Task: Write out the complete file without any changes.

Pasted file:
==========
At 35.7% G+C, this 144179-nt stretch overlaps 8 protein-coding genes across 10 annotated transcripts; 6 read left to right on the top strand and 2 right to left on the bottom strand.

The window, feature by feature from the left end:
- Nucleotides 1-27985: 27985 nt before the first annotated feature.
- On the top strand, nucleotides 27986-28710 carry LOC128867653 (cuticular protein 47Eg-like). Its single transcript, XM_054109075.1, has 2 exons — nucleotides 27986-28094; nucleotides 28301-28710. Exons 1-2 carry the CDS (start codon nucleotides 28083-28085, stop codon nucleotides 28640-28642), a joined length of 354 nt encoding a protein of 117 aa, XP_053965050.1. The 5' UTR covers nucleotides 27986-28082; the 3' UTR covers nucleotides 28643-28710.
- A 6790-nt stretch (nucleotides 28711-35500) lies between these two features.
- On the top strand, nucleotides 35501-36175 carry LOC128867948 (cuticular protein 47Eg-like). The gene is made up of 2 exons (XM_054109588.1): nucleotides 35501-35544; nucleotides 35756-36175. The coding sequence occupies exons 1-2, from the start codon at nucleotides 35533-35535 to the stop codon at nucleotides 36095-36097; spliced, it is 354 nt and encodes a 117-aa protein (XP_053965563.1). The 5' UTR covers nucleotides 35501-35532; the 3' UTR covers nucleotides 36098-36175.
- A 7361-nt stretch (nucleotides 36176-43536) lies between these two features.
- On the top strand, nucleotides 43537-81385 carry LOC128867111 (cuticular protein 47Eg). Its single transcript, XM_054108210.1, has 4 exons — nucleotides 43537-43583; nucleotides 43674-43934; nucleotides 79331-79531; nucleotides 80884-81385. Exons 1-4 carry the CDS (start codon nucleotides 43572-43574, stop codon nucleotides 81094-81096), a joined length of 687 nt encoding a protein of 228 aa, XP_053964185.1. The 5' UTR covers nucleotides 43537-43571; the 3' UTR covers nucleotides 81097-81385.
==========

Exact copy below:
At 35.7% G+C, this 144179-nt stretch overlaps 8 protein-coding genes across 10 annotated transcripts; 6 read left to right on the top strand and 2 right to left on the bottom strand.

The window, feature by feature from the left end:
- Nucleotides 1-27985: 27985 nt before the first annotated feature.
- On the top strand, nucleotides 27986-28710 carry LOC128867653 (cuticular protein 47Eg-like). Its single transcript, XM_054109075.1, has 2 exons — nucleotides 27986-28094; nucleotides 28301-28710. Exons 1-2 carry the CDS (start codon nucleotides 28083-28085, stop codon nucleotides 28640-28642), a joined length of 354 nt encoding a protein of 117 aa, XP_053965050.1. The 5' UTR covers nucleotides 27986-28082; the 3' UTR covers nucleotides 28643-28710.
- A 6790-nt stretch (nucleotides 28711-35500) lies between these two features.
- On the top strand, nucleotides 35501-36175 carry LOC128867948 (cuticular protein 47Eg-like). The gene is made up of 2 exons (XM_054109588.1): nucleotides 35501-35544; nucleotides 35756-36175. The coding sequence occupies exons 1-2, from the start codon at nucleotides 35533-35535 to the stop codon at nucleotides 36095-36097; spliced, it is 354 nt and encodes a 117-aa protein (XP_053965563.1). The 5' UTR covers nucleotides 35501-35532; the 3' UTR covers nucleotides 36098-36175.
- A 7361-nt stretch (nucleotides 36176-43536) lies between these two features.
- On the top strand, nucleotides 43537-81385 carry LOC128867111 (cuticular protein 47Eg). Its single transcript, XM_054108210.1, has 4 exons — nucleotides 43537-43583; nucleotides 43674-43934; nucleotides 79331-79531; nucleotides 80884-81385. Exons 1-4 carry the CDS (start codon nucleotides 43572-43574, stop codon nucleotides 81094-81096), a joined length of 687 nt encoding a protein of 228 aa, XP_053964185.1. The 5' UTR covers nucleotides 43537-43571; the 3' UTR covers nucleotides 81097-81385.